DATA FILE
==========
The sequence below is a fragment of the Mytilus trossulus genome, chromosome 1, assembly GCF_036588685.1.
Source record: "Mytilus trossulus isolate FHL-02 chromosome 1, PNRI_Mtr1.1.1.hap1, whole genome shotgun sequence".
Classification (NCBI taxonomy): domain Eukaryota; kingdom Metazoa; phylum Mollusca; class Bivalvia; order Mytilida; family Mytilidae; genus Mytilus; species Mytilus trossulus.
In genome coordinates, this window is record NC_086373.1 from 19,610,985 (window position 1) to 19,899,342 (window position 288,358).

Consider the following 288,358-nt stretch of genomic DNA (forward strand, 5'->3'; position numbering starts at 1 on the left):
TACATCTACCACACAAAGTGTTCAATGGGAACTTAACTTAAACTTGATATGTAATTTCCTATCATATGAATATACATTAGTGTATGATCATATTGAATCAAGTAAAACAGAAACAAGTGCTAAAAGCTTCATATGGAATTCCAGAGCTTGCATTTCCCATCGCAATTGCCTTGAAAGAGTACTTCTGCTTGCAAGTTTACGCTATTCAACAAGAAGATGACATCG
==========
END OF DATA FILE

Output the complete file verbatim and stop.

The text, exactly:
The sequence below is a fragment of the Mytilus trossulus genome, chromosome 1, assembly GCF_036588685.1.
Source record: "Mytilus trossulus isolate FHL-02 chromosome 1, PNRI_Mtr1.1.1.hap1, whole genome shotgun sequence".
Classification (NCBI taxonomy): domain Eukaryota; kingdom Metazoa; phylum Mollusca; class Bivalvia; order Mytilida; family Mytilidae; genus Mytilus; species Mytilus trossulus.
In genome coordinates, this window is record NC_086373.1 from 19,610,985 (window position 1) to 19,899,342 (window position 288,358).

Consider the following 288,358-nt stretch of genomic DNA (forward strand, 5'->3'; position numbering starts at 1 on the left):
TACATCTACCACACAAAGTGTTCAATGGGAACTTAACTTAAACTTGATATGTAATTTCCTATCATATGAATATACATTAGTGTATGATCATATTGAATCAAGTAAAACAGAAACAAGTGCTAAAAGCTTCATATGGAATTCCAGAGCTTGCATTTCCCATCGCAATTGCCTTGAAAGAGTACTTCTGCTTGCAAGTTTACGCTATTCAACAAGAAGATGACATCG